Preliminary, non-binding opinion on the pending G 2/21 referral on plausibility

The EPO Enlarged Board of Appeal (EBA) has issued a preliminary, non-binding opinion on the pending G 2/21 referral on plausibility.  The final decision in this referral has the potential to either lower or increase the plausibility requirement in EPO inventive step analysis. In its preliminary opinion, the EBA hints at accepting a standard of lack of ab initio implausibility for a technical effect supporting inventive step.

The EPO’s Boards of Appeal had referred the following three questions to the EBA in the referral G2/21 to clarify whether a technical effect can be relied on when evidence for the effect rests solely in post-published data and what role, if any, plausibility should play in this assessment:

  1. Must post-filed data be disregarded if the proof of a technical effect rests exclusively on those data?
  2. If yes to Q1, can post-filed data be taken into account if the effect is plausible from the application as filed (ab initio plausibility)?
  3. If yes to Q1, can post-filed data be taken into account if the effect is not implausible from the application as filed (ab initio lack of implausibility)?

Concerning question 1, the EBA comments that disregarding post-filed data as a matter of principle would deprive a party of submitting and relying on such evidence which is a basic legal procedural right. For the EBA, post-filed evidence should therefore not be disregarded. The EBA, therefore, answers “no” to Question 1.

Concerning questions 2 and 3, the EBA has indicated that they favour the “ab initio lack of implausibility” standard. This generally allows post-filed data into proceedings to support an alleged technical effect/advantage, even if such an effect/advantage was not made plausible in the application as filed. However, post-filed data would not be allowed into proceedings if a skilled person would have had a significant reason to doubt the technical effect/advantage at the time of filing. The EBA said: “[i]n the absence of any such doubts, the reliance on post-published evidence, such as experimental data, for the purported technical effect would seem to serve as a potential source for a deciding body to conclude whether or not it is convinced of said technical effect when deciding on the inventiveness of the claimed subject-matter” (paragraph 17 of the preliminary opinion). In the lack of any substantiated doubts, the EBA see no reason why post-filed evidence should not be considered relevant to the question.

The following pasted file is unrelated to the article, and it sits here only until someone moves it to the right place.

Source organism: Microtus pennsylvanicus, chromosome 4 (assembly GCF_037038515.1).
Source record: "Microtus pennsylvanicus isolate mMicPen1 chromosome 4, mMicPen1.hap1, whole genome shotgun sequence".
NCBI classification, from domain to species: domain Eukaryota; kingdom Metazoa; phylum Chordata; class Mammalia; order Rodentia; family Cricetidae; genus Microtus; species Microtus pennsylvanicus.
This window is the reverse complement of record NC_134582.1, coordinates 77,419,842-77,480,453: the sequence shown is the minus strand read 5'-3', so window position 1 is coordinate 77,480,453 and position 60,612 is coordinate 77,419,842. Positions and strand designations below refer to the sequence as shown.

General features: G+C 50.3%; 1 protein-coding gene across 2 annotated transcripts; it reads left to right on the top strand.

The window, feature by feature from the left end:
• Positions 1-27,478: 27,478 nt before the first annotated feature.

This is potentially good news for applicants and attorneys who were concerned that the EBA may favour the stricter “ab initio plausibility” standard. However, the EBA’s position may still change during the upcoming oral proceedings on Nov 24, 2022. Innovators in the life sciences sector would be encouraged by the above due to the often-significant challenges of obtaining conclusive evidence at an early stage in the product development cycle.

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